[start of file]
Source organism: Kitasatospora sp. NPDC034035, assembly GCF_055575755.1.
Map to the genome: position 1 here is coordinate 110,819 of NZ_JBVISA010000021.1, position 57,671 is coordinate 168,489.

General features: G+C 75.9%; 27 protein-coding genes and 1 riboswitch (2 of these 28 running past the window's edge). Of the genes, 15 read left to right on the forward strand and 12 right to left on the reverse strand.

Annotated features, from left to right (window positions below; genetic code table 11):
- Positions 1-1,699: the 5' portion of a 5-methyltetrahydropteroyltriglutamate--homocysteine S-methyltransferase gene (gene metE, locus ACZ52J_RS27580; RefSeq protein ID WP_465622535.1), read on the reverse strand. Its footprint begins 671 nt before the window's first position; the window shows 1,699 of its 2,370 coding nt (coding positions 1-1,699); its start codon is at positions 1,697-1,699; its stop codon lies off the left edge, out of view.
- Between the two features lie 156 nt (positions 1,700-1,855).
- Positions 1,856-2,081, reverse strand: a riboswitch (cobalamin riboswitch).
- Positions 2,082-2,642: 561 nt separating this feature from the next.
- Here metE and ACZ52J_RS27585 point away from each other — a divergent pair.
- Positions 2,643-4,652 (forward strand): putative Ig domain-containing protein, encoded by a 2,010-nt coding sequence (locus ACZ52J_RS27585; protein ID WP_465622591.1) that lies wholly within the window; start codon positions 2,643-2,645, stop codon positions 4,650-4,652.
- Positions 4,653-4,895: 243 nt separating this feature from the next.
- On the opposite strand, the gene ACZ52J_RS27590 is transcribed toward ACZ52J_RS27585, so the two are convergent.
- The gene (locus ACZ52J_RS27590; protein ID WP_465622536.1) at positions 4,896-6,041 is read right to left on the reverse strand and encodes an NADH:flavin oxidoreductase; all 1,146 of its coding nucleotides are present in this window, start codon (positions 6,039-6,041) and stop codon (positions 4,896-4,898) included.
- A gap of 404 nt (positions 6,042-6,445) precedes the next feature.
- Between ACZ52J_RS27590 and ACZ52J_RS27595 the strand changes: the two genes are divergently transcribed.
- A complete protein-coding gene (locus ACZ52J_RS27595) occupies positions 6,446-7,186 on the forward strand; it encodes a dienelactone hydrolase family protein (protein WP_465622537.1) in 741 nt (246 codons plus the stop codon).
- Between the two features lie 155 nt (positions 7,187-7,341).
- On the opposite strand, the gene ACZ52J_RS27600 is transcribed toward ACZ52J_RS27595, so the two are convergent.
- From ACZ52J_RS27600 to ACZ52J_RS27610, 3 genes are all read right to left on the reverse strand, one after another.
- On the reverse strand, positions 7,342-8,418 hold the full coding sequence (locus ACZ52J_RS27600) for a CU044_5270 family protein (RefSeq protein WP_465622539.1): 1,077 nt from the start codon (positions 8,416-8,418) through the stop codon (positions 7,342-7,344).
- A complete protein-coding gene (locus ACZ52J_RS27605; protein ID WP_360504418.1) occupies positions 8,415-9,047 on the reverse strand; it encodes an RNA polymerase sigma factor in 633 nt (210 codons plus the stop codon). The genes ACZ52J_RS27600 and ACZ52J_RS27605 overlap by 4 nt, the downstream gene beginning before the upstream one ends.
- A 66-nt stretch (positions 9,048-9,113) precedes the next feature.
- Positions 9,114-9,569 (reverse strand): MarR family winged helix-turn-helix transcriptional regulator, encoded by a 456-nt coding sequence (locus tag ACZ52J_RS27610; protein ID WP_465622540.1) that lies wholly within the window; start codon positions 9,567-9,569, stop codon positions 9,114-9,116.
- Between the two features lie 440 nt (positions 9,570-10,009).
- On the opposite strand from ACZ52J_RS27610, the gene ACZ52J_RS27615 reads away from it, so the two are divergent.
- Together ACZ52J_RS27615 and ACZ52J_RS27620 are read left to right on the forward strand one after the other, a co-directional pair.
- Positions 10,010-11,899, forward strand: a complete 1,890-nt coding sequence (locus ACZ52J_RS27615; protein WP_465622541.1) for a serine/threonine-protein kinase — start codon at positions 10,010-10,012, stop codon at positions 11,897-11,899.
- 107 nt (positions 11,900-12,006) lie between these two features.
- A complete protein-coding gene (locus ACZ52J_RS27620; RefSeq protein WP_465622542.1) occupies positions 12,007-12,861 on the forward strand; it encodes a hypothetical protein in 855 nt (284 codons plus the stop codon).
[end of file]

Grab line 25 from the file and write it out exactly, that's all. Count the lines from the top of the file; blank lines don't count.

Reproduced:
- On the opposite strand from ACZ52J_RS27610, the gene ACZ52J_RS27615 reads away from it, so the two are divergent.